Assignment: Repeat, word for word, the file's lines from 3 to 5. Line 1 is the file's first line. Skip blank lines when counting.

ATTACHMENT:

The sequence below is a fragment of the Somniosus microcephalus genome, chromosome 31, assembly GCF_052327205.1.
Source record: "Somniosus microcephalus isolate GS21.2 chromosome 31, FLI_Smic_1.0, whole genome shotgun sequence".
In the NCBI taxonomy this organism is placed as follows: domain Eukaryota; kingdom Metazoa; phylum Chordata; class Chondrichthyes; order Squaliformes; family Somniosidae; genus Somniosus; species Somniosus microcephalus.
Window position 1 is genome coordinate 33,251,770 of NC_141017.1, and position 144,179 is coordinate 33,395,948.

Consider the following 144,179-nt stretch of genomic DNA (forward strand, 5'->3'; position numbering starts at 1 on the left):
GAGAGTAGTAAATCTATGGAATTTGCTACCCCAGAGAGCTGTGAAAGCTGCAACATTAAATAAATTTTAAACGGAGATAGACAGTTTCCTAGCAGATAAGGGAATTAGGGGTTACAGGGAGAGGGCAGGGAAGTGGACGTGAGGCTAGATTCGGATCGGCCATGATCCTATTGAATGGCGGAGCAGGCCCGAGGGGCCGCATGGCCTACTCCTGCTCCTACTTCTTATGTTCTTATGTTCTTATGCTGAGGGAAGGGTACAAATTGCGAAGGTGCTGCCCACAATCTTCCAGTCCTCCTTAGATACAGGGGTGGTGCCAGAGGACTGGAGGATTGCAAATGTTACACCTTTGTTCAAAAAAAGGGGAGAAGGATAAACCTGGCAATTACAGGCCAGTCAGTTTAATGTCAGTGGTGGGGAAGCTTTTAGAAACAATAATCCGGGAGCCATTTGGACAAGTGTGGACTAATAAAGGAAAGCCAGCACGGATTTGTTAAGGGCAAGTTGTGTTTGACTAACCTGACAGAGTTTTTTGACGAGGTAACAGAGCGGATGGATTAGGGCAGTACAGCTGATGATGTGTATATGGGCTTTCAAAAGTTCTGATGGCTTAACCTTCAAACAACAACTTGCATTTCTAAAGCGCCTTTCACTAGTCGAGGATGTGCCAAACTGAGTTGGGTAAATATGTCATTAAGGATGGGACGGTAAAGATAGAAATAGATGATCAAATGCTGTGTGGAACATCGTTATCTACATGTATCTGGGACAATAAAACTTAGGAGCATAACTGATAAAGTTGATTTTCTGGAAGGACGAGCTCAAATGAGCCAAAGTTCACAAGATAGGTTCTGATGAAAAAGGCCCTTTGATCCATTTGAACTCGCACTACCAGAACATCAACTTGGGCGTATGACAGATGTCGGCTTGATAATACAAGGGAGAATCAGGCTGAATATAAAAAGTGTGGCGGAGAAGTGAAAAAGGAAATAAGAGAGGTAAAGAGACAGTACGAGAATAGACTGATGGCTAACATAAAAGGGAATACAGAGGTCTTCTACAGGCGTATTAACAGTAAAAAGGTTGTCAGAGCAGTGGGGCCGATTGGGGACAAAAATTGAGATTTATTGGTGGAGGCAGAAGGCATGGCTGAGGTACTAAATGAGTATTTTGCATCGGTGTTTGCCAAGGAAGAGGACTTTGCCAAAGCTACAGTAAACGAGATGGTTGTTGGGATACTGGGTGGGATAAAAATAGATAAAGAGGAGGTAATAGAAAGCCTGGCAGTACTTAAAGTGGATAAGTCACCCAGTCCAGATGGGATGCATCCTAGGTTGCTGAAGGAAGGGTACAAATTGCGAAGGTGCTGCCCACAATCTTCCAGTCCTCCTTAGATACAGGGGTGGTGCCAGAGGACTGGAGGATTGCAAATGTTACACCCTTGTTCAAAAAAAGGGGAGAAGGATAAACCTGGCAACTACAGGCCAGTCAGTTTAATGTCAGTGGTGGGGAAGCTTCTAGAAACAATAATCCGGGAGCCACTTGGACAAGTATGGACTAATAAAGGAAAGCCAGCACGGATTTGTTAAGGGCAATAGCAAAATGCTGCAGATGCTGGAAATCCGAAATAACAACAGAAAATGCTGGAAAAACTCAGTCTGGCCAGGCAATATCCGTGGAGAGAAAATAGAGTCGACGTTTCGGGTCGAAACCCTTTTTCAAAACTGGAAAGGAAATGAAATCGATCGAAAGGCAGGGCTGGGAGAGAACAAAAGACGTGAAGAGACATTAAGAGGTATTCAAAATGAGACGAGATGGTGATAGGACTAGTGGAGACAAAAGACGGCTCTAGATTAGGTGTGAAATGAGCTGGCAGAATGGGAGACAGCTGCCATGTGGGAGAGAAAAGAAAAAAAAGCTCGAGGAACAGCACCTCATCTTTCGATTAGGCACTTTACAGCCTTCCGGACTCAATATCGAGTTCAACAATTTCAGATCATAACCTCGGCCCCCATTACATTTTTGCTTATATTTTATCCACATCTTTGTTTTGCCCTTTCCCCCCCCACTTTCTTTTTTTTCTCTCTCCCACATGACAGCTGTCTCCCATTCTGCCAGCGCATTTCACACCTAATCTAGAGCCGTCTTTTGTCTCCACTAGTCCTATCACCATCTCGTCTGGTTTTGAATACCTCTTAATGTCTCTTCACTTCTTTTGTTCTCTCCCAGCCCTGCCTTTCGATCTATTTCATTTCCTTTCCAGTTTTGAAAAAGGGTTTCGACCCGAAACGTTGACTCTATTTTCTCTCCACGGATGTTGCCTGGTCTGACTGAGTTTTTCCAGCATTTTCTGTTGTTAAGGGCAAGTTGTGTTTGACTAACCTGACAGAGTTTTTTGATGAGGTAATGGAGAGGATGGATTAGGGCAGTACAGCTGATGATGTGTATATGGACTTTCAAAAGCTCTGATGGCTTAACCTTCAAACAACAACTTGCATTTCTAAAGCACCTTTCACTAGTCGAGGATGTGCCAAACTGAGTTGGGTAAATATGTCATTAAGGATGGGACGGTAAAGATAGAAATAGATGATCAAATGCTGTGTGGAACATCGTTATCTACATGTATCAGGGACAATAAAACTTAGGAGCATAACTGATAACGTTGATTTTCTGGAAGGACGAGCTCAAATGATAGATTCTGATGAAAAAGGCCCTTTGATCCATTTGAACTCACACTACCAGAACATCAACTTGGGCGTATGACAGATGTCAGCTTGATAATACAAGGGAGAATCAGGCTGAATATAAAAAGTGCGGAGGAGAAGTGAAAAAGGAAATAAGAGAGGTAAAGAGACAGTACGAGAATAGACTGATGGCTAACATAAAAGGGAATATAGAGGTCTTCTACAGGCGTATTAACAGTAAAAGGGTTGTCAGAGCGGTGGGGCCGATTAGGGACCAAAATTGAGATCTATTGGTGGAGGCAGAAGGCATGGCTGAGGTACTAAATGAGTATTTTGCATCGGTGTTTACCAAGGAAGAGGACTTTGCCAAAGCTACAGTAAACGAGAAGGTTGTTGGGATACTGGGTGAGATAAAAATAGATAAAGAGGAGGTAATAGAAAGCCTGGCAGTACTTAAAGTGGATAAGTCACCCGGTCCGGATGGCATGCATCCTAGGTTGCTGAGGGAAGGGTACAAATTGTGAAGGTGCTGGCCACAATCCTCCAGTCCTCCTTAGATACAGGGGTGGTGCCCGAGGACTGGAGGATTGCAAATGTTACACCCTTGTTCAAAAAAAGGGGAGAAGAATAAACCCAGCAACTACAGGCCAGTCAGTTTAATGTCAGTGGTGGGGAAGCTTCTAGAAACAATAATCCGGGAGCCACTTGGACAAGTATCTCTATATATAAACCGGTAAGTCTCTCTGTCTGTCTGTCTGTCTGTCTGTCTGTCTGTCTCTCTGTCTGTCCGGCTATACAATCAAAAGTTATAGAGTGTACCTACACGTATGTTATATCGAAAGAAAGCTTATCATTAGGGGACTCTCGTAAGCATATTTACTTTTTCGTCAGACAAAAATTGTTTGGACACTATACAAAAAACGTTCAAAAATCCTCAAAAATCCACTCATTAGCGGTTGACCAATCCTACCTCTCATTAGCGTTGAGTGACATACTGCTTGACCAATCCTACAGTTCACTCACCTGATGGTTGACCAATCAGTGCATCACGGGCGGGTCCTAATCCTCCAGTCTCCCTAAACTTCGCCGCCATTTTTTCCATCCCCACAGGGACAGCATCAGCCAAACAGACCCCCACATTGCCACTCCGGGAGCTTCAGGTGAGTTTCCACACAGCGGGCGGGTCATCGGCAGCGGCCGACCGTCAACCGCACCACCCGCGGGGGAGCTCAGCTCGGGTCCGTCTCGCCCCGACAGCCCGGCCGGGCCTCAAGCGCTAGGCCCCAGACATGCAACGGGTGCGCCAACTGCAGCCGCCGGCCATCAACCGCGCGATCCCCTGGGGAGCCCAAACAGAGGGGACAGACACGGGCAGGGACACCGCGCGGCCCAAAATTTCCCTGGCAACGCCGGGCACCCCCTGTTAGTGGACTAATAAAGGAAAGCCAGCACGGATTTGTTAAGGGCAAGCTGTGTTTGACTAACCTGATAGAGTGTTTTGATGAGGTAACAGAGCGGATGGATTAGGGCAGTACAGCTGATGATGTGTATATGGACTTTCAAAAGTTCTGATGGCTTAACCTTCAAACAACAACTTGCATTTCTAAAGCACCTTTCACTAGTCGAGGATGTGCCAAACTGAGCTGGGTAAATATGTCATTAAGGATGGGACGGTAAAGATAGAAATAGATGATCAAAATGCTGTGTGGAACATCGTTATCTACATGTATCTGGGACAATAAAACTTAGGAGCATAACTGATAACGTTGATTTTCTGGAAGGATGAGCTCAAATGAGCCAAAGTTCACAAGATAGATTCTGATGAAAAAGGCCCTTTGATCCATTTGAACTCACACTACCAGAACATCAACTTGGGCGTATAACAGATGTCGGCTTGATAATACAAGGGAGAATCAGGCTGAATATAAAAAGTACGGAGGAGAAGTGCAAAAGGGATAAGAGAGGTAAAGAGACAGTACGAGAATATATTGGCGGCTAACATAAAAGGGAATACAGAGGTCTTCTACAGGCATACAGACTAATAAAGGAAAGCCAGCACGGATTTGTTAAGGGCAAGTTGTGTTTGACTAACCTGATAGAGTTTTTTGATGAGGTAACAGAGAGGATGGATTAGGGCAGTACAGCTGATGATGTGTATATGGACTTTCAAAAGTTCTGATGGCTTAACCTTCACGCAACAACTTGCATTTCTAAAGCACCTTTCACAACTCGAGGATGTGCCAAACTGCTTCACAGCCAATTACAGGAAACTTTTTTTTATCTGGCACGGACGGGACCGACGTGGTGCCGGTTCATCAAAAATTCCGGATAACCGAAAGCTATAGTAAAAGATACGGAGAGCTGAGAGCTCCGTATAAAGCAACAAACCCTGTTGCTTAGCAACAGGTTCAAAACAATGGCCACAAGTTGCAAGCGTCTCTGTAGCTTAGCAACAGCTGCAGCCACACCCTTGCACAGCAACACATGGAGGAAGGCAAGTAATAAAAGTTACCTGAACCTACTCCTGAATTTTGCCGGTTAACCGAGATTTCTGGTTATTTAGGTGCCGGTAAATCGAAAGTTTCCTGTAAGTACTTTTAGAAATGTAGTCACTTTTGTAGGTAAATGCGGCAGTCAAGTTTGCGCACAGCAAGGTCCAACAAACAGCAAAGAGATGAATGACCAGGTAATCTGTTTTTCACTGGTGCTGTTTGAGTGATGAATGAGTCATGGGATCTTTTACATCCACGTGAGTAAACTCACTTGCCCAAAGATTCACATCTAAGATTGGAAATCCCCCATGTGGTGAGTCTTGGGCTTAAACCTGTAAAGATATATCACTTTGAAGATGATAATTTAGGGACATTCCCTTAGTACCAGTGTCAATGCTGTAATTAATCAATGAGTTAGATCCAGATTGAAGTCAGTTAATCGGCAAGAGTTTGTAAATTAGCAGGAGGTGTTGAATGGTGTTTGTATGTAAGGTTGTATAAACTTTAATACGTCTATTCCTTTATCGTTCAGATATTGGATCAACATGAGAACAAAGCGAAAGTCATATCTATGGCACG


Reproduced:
In the NCBI taxonomy this organism is placed as follows: domain Eukaryota; kingdom Metazoa; phylum Chordata; class Chondrichthyes; order Squaliformes; family Somniosidae; genus Somniosus; species Somniosus microcephalus.
Window position 1 is genome coordinate 33,251,770 of NC_141017.1, and position 144,179 is coordinate 33,395,948.

Consider the following 144,179-nt stretch of genomic DNA (forward strand, 5'->3'; position numbering starts at 1 on the left):